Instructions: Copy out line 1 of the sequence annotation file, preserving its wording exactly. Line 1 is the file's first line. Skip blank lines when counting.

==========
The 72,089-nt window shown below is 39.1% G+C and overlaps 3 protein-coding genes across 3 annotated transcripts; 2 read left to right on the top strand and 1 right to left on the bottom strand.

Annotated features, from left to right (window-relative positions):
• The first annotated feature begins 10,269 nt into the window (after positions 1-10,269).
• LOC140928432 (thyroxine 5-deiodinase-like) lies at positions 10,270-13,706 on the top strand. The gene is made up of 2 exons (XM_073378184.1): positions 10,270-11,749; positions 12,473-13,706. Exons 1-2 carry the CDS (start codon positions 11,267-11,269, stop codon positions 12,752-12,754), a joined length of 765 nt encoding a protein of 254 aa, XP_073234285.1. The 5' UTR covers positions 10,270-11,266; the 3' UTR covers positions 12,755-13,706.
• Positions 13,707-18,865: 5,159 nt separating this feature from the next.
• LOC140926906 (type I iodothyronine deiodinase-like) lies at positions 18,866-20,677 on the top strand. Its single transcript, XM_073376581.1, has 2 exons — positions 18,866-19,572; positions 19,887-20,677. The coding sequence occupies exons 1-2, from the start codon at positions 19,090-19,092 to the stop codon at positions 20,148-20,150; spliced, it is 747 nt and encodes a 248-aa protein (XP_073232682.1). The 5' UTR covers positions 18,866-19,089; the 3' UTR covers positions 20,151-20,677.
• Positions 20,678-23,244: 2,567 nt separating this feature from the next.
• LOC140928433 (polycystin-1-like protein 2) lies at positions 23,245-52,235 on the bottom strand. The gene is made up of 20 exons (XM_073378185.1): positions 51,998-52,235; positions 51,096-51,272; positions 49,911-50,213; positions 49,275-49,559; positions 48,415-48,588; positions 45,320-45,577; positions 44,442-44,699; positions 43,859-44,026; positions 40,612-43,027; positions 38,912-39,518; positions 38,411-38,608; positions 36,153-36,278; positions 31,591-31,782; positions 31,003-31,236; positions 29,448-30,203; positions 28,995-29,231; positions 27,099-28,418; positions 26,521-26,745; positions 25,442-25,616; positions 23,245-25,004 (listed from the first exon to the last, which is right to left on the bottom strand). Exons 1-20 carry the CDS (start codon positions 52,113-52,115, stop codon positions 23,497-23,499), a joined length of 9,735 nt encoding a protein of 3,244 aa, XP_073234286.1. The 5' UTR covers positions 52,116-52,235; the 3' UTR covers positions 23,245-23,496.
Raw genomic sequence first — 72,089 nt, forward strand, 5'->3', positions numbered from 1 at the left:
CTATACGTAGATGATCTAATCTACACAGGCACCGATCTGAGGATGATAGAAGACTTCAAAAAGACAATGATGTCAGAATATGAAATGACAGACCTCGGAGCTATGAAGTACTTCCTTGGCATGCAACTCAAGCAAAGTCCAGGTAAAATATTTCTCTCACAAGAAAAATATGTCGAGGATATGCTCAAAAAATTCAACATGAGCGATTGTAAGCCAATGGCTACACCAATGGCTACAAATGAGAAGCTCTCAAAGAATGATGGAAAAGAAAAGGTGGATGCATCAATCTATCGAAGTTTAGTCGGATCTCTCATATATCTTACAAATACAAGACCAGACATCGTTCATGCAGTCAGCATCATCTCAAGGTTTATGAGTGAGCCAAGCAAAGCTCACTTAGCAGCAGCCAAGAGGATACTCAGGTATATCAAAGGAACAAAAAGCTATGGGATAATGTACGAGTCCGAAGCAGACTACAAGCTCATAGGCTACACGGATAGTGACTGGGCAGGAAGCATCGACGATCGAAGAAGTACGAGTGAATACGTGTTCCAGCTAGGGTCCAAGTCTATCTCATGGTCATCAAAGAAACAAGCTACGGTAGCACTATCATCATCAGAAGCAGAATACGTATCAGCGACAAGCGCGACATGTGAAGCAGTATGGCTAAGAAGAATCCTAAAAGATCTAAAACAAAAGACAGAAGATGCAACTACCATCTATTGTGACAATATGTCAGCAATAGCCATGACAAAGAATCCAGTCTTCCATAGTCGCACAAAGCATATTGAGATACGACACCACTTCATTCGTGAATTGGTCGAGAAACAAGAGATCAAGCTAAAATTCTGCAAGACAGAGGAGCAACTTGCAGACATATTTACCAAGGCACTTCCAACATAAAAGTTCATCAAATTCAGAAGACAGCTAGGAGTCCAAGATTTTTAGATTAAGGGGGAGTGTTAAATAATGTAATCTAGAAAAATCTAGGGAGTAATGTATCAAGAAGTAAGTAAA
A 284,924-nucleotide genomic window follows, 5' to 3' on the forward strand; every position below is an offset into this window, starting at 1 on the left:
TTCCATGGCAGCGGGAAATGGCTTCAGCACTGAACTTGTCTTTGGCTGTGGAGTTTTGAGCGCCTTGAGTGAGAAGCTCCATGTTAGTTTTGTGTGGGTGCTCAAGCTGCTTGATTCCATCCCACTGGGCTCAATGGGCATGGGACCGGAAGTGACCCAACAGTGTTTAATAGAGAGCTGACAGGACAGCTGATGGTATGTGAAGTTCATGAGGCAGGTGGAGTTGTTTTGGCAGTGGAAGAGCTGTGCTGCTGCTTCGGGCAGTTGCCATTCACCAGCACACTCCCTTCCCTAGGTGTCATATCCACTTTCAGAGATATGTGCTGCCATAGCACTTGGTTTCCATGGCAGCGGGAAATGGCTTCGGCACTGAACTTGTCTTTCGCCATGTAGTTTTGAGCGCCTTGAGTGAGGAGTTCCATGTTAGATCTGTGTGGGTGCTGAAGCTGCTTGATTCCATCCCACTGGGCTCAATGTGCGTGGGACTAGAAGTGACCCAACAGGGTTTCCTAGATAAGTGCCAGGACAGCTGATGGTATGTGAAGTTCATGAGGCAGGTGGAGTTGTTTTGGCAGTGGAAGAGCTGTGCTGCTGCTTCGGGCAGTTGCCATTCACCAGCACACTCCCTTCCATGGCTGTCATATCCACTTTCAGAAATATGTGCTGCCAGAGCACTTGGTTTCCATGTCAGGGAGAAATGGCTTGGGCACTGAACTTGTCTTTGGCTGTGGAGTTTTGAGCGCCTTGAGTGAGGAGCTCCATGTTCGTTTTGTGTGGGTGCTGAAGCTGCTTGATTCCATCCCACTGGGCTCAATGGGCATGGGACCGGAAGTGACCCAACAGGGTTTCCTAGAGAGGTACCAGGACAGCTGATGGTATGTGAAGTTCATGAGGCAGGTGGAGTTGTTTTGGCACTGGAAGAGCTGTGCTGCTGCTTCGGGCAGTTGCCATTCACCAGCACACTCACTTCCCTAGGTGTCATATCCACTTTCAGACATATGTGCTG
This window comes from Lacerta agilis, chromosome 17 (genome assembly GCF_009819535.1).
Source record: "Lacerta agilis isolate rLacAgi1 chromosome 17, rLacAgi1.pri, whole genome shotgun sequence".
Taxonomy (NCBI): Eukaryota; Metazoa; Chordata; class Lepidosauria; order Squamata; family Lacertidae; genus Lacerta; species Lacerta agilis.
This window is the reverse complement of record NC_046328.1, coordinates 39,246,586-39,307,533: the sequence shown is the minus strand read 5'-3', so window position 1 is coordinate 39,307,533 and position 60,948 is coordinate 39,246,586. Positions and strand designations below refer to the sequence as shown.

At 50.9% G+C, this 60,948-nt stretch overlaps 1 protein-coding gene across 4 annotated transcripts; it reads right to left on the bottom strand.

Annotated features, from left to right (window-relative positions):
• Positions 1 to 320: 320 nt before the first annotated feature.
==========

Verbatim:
The 72,089-nt window shown below is 39.1% G+C and overlaps 3 protein-coding genes across 3 annotated transcripts; 2 read left to right on the top strand and 1 right to left on the bottom strand.